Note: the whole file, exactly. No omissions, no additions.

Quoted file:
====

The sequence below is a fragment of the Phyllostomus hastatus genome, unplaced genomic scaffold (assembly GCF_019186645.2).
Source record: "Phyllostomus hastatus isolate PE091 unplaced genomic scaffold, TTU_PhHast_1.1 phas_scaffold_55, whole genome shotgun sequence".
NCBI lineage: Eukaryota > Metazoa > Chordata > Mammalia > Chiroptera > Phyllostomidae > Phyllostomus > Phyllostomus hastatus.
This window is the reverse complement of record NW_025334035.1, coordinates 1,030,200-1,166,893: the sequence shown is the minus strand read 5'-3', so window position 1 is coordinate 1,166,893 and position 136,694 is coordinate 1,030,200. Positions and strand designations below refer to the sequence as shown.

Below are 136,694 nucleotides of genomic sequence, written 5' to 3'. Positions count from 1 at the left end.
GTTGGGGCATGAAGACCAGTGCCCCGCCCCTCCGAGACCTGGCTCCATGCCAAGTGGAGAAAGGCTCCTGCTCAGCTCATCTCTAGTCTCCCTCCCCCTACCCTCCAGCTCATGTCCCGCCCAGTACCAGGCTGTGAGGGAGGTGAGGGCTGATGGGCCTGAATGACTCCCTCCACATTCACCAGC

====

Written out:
The sequence below is a fragment of the Phyllostomus hastatus genome, unplaced genomic scaffold (assembly GCF_019186645.2).
Source record: "Phyllostomus hastatus isolate PE091 unplaced genomic scaffold, TTU_PhHast_1.1 phas_scaffold_55, whole genome shotgun sequence".
NCBI lineage: Eukaryota > Metazoa > Chordata > Mammalia > Chiroptera > Phyllostomidae > Phyllostomus > Phyllostomus hastatus.
This window is the reverse complement of record NW_025334035.1, coordinates 1,030,200-1,166,893: the sequence shown is the minus strand read 5'-3', so window position 1 is coordinate 1,166,893 and position 136,694 is coordinate 1,030,200. Positions and strand designations below refer to the sequence as shown.

Below are 136,694 nucleotides of genomic sequence, written 5' to 3'. Positions count from 1 at the left end.
GTTGGGGCATGAAGACCAGTGCCCCGCCCCTCCGAGACCTGGCTCCATGCCAAGTGGAGAAAGGCTCCTGCTCAGCTCATCTCTAGTCTCCCTCCCCCTACCCTCCAGCTCATGTCCCGCCCAGTACCAGGCTGTGAGGGAGGTGAGGGCTGATGGGCCTGAATGACTCCCTCCACATTCACCAGC